• PC vs a General Purpose Register as the base address

This also covers the load and store through an immediate memory address (LOADM and STOREM). It is also possible to load through a register without a displacement (LOADR). These are functionally the same as LOADRD and LOADRDQ with a displacement of 0 but usage of this opcode saves a cycle. This is mirrored in store opcode equivilants.

One instruction type I’m considering is a load/store with the displacement held in a register. That way you could do instructions like …

load.l r0,(r1,r2)

… which would calculate r1 + r2 and load the long at that address into r0. I’m not currently sure how well it would fit in with the existing instruction formats however.


The flow control operations are pretty exhaustive. All flow control operations are conditional, including return.  The condition to test is encoded using a modified form of ARMs 4 bit condition code, and covers things such as zero set or not, and useful comparison tests for signed and unsigned quantities. The full set is currently documented in the project This saves 4 bits in the instruction word relative to my 16 bit processor design, which used an 8 bit wide field for its conditions: 4 bits for a mask and 4 bits for the required values on masked bits, without any loss in functionality.

The 4 bit condition codes do not quite match ARMs because I wanted “always” to be represented by the condition code 0, whereas ARM uses 0xe for this. Also, ARM uses a reversed carry flag for subtractions, whereas this processor does not.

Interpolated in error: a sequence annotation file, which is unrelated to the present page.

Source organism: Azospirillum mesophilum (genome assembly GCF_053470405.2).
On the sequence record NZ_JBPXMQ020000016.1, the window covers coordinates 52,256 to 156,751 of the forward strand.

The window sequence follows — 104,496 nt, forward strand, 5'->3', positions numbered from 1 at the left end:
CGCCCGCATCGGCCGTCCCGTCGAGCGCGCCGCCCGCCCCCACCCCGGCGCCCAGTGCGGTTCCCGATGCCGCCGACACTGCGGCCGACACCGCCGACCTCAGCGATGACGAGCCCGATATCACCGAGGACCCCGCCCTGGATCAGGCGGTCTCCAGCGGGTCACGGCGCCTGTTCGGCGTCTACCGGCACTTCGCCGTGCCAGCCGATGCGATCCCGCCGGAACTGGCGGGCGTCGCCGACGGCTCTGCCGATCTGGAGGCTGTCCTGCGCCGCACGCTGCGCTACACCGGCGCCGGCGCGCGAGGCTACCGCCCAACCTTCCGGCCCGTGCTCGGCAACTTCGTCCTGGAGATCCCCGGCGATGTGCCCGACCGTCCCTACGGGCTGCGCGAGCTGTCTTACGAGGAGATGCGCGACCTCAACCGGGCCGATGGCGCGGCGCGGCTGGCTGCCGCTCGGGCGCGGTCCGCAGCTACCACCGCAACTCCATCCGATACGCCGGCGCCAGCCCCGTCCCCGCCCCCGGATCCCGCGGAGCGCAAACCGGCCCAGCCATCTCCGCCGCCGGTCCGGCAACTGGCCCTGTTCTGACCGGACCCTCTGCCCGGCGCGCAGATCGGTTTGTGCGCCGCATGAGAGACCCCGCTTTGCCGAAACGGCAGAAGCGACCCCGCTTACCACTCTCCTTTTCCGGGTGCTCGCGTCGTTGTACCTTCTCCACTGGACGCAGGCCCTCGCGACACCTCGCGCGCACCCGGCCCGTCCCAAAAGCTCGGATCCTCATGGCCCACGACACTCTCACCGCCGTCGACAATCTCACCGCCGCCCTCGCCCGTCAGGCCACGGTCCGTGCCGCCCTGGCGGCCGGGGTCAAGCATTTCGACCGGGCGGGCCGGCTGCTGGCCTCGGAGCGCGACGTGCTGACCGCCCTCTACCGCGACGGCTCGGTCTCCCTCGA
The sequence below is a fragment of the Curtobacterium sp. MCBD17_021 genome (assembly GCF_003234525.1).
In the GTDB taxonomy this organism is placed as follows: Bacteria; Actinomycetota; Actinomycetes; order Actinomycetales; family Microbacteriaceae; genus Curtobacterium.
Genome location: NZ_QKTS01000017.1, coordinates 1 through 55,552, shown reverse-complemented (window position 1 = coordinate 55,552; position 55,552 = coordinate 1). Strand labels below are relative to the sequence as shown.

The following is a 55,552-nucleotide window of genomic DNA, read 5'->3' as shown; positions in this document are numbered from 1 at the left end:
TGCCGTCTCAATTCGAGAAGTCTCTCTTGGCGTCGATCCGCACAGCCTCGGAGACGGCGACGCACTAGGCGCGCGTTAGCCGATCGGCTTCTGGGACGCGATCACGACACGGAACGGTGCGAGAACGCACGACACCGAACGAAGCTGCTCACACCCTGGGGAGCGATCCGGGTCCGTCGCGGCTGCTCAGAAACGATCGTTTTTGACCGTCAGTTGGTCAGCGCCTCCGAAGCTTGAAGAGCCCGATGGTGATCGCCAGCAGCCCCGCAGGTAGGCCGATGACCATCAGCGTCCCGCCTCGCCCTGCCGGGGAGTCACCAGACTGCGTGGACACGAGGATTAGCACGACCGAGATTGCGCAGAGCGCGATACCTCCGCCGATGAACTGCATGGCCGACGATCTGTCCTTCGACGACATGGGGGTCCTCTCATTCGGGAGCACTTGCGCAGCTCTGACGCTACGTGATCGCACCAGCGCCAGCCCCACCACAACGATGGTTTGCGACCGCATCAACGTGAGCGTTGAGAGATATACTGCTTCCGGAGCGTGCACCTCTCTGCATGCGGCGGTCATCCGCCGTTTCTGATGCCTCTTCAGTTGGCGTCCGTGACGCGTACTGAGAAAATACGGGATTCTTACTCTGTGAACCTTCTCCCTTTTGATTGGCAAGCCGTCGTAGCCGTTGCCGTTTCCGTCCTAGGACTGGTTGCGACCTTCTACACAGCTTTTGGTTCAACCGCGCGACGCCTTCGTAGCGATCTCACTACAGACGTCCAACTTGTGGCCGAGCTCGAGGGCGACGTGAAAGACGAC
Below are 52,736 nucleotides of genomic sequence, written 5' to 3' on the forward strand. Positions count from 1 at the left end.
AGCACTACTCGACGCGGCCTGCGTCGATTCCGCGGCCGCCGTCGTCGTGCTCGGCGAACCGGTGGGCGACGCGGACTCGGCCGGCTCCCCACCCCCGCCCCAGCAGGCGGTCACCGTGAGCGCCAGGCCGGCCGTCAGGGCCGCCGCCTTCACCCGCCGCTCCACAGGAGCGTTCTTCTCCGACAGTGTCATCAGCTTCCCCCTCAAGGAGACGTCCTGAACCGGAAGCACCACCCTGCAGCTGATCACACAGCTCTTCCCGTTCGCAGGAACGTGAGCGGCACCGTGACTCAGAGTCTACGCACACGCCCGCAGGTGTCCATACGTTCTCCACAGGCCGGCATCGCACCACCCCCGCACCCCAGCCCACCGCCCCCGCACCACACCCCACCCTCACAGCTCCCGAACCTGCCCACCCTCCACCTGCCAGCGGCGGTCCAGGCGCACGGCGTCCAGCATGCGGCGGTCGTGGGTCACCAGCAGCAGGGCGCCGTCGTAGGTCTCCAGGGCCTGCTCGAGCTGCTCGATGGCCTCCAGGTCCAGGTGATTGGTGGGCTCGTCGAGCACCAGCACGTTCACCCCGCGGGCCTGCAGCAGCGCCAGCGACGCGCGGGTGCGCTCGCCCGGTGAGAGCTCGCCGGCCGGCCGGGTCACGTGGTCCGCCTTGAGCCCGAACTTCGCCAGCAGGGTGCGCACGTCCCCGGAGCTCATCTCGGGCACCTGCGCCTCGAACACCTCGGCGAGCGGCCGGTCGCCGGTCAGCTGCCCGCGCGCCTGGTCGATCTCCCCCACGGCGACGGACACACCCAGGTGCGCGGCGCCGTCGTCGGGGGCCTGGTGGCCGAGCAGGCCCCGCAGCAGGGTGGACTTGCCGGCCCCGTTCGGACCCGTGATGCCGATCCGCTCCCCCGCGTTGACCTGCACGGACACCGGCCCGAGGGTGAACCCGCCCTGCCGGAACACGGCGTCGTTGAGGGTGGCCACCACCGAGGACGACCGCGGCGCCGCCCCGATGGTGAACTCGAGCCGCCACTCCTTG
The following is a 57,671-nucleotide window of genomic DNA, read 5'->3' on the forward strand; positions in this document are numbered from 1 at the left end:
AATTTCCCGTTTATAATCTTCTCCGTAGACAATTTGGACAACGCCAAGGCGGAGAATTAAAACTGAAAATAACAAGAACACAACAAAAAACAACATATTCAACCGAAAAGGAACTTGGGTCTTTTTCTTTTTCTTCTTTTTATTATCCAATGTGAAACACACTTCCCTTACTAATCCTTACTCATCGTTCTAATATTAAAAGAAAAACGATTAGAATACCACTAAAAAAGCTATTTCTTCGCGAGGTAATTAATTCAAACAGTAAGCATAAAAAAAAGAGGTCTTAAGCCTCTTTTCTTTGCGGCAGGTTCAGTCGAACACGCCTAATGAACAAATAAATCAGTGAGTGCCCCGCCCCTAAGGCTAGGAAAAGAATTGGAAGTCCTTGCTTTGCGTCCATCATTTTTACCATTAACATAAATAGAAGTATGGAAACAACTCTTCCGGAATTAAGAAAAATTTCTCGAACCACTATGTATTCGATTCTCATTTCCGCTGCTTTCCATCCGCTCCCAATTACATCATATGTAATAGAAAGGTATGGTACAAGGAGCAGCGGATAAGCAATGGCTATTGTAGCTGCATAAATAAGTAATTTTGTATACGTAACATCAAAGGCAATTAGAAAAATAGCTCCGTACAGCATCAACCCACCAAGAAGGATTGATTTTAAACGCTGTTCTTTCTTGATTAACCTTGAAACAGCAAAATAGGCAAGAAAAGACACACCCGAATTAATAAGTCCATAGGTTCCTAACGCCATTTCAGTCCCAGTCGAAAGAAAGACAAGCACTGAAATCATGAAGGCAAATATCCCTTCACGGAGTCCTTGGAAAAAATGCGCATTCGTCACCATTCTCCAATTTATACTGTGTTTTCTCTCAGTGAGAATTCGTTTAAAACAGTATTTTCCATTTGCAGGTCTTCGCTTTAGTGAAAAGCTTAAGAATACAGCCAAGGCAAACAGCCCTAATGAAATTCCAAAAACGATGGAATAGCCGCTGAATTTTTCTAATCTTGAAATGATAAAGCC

It is possible, via JUMPR and CALLJUMPR, to jump and jump to a subroutine through an address held in a register, which was not implemented on my 16 bit processor. This was added to allow the programmer to make use of jump tables, which couldn’t be done before without tricks involving self-modifying code.

Register 15 is hardcoded by the assembler to be the stack pointer for all call and return operations, though this is only a programmer convenience; the implementation itself would allow the programmer to use other registers as stack pointers for subroutine calls and returns.

Two quick variants are provided, one for branching and one for calls to a subroutine through a branch. In both cases a 12 bit (byte) offset sign extended to 32 bits must be supplied.

Since instructions are always longword aligned I could multiply the allowed branch displacement by 4 by switching the quick displacement up two bit positions. The maximum displacement would increase from +/- 2KB to +/- 8KB.

One instruction missing which I may implement is Jump And Link. This would act like a jump, but store the previous Program Counter in a register. This would allow calls to short subroutines which could be entered and then returned (via the jump through a register operation) without any stacking overhead.

Format 4: ALU Operations – ALUM, ALUMI, ALUS